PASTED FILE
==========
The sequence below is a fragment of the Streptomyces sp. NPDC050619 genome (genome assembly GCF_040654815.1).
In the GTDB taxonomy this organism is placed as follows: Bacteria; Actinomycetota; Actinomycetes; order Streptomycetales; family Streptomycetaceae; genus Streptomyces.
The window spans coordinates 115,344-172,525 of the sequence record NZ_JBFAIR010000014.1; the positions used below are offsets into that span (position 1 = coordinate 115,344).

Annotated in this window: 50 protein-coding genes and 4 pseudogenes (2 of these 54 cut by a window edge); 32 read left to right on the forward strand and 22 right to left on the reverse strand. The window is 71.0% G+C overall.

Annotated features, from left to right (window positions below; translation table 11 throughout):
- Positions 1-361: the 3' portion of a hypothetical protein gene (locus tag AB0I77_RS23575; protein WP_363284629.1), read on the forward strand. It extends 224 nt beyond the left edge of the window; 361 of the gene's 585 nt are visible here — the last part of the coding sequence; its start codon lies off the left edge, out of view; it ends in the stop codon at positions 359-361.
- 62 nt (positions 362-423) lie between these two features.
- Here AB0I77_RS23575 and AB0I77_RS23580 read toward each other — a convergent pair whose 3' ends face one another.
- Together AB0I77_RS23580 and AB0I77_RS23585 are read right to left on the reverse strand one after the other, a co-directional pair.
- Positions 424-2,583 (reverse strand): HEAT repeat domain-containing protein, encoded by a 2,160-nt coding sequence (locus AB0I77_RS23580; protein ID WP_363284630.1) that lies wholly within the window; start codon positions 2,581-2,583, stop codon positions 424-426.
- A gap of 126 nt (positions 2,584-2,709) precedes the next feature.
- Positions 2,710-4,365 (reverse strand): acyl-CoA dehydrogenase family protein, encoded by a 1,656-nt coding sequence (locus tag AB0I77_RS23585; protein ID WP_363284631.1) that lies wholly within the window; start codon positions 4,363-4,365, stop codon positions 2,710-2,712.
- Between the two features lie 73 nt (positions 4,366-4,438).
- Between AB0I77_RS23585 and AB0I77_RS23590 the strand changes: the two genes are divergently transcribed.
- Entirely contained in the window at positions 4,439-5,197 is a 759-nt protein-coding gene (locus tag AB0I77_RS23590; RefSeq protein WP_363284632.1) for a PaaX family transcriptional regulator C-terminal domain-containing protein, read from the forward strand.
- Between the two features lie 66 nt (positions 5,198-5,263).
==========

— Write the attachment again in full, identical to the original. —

The sequence below is a fragment of the Streptomyces sp. NPDC050619 genome (genome assembly GCF_040654815.1).
In the GTDB taxonomy this organism is placed as follows: Bacteria; Actinomycetota; Actinomycetes; order Streptomycetales; family Streptomycetaceae; genus Streptomyces.
The window spans coordinates 115,344-172,525 of the sequence record NZ_JBFAIR010000014.1; the positions used below are offsets into that span (position 1 = coordinate 115,344).

Annotated in this window: 50 protein-coding genes and 4 pseudogenes (2 of these 54 cut by a window edge); 32 read left to right on the forward strand and 22 right to left on the reverse strand. The window is 71.0% G+C overall.

Annotated features, from left to right (window positions below; translation table 11 throughout):
- Positions 1-361: the 3' portion of a hypothetical protein gene (locus tag AB0I77_RS23575; protein WP_363284629.1), read on the forward strand. It extends 224 nt beyond the left edge of the window; 361 of the gene's 585 nt are visible here — the last part of the coding sequence; its start codon lies off the left edge, out of view; it ends in the stop codon at positions 359-361.
- 62 nt (positions 362-423) lie between these two features.
- Here AB0I77_RS23575 and AB0I77_RS23580 read toward each other — a convergent pair whose 3' ends face one another.
- Together AB0I77_RS23580 and AB0I77_RS23585 are read right to left on the reverse strand one after the other, a co-directional pair.
- Positions 424-2,583 (reverse strand): HEAT repeat domain-containing protein, encoded by a 2,160-nt coding sequence (locus AB0I77_RS23580; protein ID WP_363284630.1) that lies wholly within the window; start codon positions 2,581-2,583, stop codon positions 424-426.
- A gap of 126 nt (positions 2,584-2,709) precedes the next feature.
- Positions 2,710-4,365 (reverse strand): acyl-CoA dehydrogenase family protein, encoded by a 1,656-nt coding sequence (locus tag AB0I77_RS23585; protein ID WP_363284631.1) that lies wholly within the window; start codon positions 4,363-4,365, stop codon positions 2,710-2,712.
- Between the two features lie 73 nt (positions 4,366-4,438).
- Between AB0I77_RS23585 and AB0I77_RS23590 the strand changes: the two genes are divergently transcribed.
- Entirely contained in the window at positions 4,439-5,197 is a 759-nt protein-coding gene (locus tag AB0I77_RS23590; RefSeq protein WP_363284632.1) for a PaaX family transcriptional regulator C-terminal domain-containing protein, read from the forward strand.
- Between the two features lie 66 nt (positions 5,198-5,263).